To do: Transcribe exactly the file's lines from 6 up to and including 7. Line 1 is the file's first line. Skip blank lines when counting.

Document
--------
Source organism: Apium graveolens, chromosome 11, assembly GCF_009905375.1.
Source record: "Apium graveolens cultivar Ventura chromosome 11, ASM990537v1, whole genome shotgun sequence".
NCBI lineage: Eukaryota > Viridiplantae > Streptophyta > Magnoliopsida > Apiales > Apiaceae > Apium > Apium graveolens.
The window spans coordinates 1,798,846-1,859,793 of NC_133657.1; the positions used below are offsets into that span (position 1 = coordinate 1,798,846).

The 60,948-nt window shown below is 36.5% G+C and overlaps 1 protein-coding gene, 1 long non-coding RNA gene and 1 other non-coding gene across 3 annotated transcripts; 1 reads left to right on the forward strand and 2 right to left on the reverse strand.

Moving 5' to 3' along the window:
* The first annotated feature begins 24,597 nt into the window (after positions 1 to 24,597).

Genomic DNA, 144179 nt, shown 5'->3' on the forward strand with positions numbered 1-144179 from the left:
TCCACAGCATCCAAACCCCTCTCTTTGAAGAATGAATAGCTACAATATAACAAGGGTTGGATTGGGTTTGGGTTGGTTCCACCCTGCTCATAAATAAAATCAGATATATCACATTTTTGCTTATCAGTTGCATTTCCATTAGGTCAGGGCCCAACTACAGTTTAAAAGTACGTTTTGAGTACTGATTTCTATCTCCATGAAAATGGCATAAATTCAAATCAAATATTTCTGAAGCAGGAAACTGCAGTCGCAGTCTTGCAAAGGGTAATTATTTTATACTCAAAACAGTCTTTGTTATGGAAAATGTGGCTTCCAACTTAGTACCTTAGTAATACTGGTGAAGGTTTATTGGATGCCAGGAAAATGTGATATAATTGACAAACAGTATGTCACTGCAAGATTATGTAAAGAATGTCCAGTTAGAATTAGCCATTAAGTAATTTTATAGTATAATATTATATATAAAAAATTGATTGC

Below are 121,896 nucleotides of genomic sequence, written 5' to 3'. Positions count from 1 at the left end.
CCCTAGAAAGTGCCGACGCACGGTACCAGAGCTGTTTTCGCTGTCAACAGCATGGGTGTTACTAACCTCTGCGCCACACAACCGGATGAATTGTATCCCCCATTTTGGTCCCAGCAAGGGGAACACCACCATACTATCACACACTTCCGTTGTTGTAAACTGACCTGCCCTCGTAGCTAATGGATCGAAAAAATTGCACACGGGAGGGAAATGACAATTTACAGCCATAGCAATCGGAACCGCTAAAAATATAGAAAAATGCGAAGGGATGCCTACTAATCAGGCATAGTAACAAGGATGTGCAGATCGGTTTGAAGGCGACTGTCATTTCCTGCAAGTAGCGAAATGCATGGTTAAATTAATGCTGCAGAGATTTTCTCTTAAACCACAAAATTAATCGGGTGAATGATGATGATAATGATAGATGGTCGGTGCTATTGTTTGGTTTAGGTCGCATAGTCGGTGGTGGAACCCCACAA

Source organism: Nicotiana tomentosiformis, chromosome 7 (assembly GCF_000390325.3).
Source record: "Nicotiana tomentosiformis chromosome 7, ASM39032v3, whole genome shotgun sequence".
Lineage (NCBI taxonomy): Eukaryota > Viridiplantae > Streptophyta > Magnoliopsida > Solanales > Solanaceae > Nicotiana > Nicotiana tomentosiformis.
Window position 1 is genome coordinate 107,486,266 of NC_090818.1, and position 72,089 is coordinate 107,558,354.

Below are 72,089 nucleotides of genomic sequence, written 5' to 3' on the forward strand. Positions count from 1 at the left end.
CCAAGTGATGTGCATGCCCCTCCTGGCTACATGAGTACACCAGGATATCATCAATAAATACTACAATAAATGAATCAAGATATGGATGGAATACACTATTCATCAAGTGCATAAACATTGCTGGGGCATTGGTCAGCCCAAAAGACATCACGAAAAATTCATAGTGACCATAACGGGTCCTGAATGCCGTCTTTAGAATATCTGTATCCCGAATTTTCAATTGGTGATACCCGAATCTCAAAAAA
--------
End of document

Moving 5' to 3' along the window:
* The first annotated feature begins 24,597 nt into the window (after positions 1 to 24,597).